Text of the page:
This here is just a simple example deploying a web application like WordPress on an OpenShift cluster.
I am doing this via the command line because it is much quicker but you can also do this via the WebUI. First, we need to log in:
[[email protected] ~]$ oc login https://console.paas.domain.com:8443 The server is using a certificate that does not match its hostname: x509: certificate is not valid for any names, but wanted to match console.paas.domain.com You can bypass the certificate check, but any data you send to the server could be intercepted by others. Use insecure connections? (y/n): y Authentication required for https://console.paas.domain.com:8443 (openshift) Username: demo Password: Login successful. You don't have any projects. You can try to create a new project, by running oc new-project [[email protected]rigin-master ~]$
OpenShift tells us that we have no project, so let’s create a new project with the name testing:
[[email protected] ~]$ oc new-project testing Now using project "testing" on server "https://console.paas.domain.com:8443". You can add applications to this project with the 'new-app' command. For example, try: oc new-app centos/ruby-22-centos7~https://github.com/openshift/ruby-ex.git to build a new example application in Ruby. [[email protected] ~]$
After we have created the project we need to start creating the first app, in our case for WordPress we need MySQL for the database. This is just an example because the MySQL is not using persistent storage and I use sample DB information it created:
[[email protected] ~]$ oc new-app mysql-ephemeral --> Deploying template "openshift/mysql-ephemeral" to project testing2 MySQL (Ephemeral) --------- MySQL database service, without persistent storage. For more information about using this template, including OpenShift considerations, see https://github.com/sclorg/mysql-container/blob/master/5.7/README.md. WARNING: Any data stored will be lost upon pod destruction. Only use this template for testing The following service(s) have been created in your project: mysql. Username: user1M5 Password: 5KmiOFJ4UH2UIKbG Database Name: sampledb Connection URL: mysql://mysql:3306/ For more information about using this template, including OpenShift considerations, see https://github.com/sclorg/mysql-container/blob/master/5.7/README.md. * With parameters: * Memory Limit=512Mi * Namespace=openshift * Database Service Name=mysql * MySQL Connection Username=user1M5 * MySQL Connection Password=5KmiOFJ4UH2UIKbG # generated * MySQL root user Password=riPsYFaVEpHBYAWf # generated * MySQL Database Name=sampledb * Version of MySQL Image=5.7 --> Creating resources ... secret "mysql" created service "mysql" created deploymentconfig "mysql" created --> Success Application is not exposed. You can expose services to the outside world by executing one or more of the commands below: 'oc expose svc/mysql' Run 'oc status' to view your app. [[email protected] ~]$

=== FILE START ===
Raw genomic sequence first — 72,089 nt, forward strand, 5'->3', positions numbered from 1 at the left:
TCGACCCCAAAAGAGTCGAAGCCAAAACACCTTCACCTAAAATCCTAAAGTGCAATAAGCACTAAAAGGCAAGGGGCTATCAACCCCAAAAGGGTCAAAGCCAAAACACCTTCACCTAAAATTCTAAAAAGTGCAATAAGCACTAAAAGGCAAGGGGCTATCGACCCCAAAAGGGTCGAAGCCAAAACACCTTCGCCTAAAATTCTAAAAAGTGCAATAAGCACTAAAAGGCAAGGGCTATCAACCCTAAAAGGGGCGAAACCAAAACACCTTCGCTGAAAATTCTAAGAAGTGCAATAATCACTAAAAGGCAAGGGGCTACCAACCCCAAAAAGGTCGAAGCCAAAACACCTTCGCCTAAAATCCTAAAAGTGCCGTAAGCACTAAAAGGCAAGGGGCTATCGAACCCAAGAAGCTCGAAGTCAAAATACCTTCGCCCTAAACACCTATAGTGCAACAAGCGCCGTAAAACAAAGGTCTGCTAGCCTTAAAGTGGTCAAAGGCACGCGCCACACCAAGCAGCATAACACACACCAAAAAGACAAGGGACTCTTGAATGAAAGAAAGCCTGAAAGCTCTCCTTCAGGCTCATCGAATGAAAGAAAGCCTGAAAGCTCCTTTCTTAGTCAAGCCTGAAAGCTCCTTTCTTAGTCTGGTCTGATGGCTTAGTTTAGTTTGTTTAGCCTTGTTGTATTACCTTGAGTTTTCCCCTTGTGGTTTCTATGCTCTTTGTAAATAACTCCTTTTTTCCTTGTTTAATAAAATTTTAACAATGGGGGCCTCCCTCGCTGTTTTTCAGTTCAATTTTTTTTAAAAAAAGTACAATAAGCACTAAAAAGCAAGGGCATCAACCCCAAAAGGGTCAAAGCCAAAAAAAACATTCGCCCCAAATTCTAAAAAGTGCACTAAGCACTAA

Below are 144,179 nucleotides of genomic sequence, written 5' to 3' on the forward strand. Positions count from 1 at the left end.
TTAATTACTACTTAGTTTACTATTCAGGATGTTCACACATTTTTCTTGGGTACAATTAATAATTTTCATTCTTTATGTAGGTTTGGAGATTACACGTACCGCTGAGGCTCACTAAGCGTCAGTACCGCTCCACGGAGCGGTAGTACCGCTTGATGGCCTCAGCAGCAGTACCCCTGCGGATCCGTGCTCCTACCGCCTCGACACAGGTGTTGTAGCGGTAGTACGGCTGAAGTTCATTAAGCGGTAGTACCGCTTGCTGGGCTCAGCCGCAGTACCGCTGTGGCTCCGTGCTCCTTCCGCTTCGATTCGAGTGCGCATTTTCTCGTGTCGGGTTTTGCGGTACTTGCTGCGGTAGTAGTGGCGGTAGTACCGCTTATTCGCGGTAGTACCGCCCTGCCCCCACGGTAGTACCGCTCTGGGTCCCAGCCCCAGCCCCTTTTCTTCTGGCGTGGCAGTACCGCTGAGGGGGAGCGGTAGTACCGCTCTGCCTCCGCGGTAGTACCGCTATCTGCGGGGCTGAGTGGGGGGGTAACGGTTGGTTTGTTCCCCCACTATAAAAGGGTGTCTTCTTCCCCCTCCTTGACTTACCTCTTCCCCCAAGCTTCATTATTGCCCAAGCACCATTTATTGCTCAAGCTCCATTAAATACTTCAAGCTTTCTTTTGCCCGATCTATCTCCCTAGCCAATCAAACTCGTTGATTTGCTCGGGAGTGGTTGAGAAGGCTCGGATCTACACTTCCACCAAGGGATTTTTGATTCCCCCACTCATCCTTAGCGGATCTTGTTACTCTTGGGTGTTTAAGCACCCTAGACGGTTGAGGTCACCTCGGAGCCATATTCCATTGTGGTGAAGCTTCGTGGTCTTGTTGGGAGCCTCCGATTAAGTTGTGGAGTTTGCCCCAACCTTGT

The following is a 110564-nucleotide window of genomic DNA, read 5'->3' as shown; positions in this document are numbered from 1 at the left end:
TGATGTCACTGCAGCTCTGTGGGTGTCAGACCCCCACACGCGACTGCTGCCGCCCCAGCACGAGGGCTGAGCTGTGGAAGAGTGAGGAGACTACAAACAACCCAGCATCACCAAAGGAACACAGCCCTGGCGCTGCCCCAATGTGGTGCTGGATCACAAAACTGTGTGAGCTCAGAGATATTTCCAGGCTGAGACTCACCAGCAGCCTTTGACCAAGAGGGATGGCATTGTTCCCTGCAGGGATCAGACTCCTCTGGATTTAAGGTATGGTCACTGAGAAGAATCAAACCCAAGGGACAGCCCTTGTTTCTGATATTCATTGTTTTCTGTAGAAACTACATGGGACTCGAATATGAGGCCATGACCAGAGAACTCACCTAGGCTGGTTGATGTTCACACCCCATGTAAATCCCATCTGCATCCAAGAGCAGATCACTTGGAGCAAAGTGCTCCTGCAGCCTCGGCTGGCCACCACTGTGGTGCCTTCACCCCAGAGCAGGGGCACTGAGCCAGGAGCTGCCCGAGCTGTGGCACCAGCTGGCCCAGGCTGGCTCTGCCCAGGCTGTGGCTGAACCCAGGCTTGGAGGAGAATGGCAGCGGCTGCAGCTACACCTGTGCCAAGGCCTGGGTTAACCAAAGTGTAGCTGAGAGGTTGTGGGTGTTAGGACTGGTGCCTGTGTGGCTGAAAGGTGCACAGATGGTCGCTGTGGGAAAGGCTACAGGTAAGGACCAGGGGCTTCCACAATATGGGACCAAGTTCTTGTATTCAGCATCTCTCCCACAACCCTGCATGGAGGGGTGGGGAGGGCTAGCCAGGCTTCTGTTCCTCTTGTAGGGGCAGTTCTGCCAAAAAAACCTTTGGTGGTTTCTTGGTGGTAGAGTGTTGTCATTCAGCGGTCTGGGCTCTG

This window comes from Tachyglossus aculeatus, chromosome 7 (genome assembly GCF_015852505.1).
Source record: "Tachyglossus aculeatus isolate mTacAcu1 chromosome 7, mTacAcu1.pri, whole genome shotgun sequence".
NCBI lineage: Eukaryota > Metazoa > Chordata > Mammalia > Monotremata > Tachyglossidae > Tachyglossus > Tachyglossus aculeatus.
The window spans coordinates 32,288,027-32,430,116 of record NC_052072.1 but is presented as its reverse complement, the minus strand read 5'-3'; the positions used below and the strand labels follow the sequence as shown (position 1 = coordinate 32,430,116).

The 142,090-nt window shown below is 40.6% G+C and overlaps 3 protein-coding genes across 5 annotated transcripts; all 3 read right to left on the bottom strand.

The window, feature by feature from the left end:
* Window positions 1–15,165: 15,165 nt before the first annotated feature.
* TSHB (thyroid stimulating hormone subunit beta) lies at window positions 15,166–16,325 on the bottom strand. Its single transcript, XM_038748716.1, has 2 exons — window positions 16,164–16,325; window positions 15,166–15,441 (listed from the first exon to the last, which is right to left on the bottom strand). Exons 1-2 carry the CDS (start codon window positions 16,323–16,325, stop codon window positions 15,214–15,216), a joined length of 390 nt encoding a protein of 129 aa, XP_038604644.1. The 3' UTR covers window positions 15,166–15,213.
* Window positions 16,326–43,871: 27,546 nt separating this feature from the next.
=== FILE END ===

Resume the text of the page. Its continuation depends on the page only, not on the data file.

Next, let us create a PHP app and pulling the latest WordPress install from Github.
[[email protected] ~]$ oc new-app php~https://github.com/wordpress/wordpress -->; Found image fa73ae7 (5 days old) in image stream "openshift/php" under tag "7.0" for "php" Apache 2.4 with PHP 7.0 ----------------------- PHP 7.0 available as docker container is a base platform for building and running various PHP 7.0 applications and frameworks. PHP is an HTML-embedded scripting language. PHP attempts to make it easy for developers to write dynamically generated web pages. PHP also offers built-in database integration for several commercial and non-commercial database management systems, so writing a database-enabled webpage with PHP is fairly simple. The most common use of PHP coding is probably as a replacement for CGI scripts. Tags: builder, php, php70, rh-php70 * A source build using source code from https://github.com/wordpress/wordpress will be created * The resulting image will be pushed to image stream "wordpress:latest" * Use 'start-build' to trigger a new build * This image will be deployed in deployment config "wordpress" * Ports 8080/tcp, 8443/tcp will be load balanced by service "wordpress" * Other containers can access this service through the hostname "wordpress" -->; Creating resources ... imagestream "wordpress" created buildconfig "wordpress" created deploymentconfig "wordpress" created service "wordpress" created -->; Success Build scheduled, use 'oc logs -f bc/wordpress' to track its progress. Application is not exposed. You can expose services to the outside world by executing one or more of the commands below: 'oc expose svc/wordpress' Run 'oc status' to view your app. [[email protected] ~]$
Last but not least I need to expose the PHP WordPress app:
[[email protected] ~]$ oc expose service wordpress route "wordpress" exposed [[email protected] ~]$
Here is a short overview of how it looks in the OpenShift web console, you see the deployed MySQL pod and the PHP pod which run WordPress:
Next, you open the URL http://wordpress-testing.paas.domain.com/ and see the WordPress install menu where you start configuring the database connection using the info I got from OpenShift when I created the MySQL pod:
I can customise the DB connection settings if I want to have a more permanent solution:
A voilà, your WordPress is deployed in OpenShift:
This is just a very simple example but it took me less than a minute to deploy the web application. Read also my other post about Deploying OpenShift Origin Cluster using Ansible.
Please share your feedback.